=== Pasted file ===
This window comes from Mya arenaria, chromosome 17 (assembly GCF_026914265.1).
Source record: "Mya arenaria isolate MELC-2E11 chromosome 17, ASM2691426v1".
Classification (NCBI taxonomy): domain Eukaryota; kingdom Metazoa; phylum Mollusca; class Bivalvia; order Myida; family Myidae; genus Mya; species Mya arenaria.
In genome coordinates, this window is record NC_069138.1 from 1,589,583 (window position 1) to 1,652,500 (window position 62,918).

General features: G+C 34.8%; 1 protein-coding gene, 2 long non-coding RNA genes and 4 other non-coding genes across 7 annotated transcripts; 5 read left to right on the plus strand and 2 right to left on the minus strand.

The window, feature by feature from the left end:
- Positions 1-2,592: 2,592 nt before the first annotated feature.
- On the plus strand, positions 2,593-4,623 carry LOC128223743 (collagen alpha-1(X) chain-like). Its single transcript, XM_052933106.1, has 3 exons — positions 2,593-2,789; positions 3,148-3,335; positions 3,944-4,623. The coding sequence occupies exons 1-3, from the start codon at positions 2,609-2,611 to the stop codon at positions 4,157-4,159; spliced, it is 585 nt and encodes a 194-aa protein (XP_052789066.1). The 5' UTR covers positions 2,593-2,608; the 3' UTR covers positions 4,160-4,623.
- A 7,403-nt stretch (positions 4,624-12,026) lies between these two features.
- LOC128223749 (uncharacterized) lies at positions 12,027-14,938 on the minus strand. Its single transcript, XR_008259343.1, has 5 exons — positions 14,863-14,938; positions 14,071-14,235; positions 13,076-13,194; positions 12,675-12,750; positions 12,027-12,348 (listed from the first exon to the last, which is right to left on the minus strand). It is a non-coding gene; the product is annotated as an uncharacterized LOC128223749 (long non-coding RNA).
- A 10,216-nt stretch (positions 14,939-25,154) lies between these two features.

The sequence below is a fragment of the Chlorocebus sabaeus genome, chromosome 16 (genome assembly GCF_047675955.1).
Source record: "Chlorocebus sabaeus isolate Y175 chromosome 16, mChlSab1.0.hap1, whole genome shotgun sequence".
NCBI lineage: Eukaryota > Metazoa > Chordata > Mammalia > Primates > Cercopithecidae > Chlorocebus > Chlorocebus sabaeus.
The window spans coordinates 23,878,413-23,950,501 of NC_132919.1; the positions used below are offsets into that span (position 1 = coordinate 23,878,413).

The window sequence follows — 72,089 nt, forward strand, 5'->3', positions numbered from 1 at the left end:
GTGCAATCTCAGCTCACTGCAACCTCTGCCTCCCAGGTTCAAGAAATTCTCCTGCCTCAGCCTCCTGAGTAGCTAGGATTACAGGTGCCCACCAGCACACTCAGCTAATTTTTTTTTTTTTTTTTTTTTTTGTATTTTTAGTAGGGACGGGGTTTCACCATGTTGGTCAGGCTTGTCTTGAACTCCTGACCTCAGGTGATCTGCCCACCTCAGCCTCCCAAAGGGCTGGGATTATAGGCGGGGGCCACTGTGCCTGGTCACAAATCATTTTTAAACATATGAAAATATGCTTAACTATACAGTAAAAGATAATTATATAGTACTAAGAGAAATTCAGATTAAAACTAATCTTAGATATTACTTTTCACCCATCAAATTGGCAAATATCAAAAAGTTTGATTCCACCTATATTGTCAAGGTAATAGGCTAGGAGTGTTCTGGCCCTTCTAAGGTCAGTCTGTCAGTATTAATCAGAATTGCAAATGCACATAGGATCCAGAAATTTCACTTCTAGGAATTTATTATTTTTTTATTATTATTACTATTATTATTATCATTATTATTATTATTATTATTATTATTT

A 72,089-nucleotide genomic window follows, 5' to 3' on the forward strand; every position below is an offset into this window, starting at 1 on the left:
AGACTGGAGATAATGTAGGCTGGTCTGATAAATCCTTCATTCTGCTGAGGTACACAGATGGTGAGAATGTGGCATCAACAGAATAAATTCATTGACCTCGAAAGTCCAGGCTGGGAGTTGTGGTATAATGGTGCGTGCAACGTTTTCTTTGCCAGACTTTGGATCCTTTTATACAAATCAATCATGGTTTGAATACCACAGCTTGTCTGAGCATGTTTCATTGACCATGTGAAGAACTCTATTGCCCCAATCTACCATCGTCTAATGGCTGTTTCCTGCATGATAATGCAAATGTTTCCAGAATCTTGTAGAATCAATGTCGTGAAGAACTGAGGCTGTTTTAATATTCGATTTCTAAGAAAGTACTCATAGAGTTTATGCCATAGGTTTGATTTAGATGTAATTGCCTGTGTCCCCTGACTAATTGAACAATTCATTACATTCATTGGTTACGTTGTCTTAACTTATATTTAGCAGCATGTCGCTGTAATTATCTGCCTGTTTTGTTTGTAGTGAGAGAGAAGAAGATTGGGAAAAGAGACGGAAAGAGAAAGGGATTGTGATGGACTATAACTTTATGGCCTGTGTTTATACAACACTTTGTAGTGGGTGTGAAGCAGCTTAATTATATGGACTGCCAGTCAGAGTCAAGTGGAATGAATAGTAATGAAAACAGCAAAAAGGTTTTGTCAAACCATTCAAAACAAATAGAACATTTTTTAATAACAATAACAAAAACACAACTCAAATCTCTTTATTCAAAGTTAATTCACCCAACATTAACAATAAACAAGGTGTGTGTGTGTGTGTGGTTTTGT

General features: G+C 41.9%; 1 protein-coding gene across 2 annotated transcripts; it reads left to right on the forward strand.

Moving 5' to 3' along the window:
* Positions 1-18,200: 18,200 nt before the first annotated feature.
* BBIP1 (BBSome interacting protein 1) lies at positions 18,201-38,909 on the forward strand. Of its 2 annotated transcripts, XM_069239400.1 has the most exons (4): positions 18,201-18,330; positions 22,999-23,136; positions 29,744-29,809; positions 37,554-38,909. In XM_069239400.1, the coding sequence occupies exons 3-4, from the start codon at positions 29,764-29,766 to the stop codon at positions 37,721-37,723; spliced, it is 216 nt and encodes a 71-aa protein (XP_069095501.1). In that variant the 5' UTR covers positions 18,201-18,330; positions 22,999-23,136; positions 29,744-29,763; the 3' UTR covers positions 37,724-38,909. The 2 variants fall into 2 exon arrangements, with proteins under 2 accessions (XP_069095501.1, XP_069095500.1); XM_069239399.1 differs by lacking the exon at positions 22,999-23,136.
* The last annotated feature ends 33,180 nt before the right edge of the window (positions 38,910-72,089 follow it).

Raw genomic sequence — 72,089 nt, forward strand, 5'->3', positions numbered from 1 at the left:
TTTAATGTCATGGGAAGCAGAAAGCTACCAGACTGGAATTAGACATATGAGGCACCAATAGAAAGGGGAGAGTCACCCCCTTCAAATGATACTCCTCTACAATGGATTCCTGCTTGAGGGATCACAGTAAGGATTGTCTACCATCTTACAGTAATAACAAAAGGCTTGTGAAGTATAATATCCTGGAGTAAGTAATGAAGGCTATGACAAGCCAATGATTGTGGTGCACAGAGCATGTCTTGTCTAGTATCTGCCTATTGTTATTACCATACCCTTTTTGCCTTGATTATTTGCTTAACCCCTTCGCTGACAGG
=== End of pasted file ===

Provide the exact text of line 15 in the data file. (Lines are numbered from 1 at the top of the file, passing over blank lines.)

The window spans coordinates 23,878,413-23,950,501 of NC_132919.1; the positions used below are offsets into that span (position 1 = coordinate 23,878,413).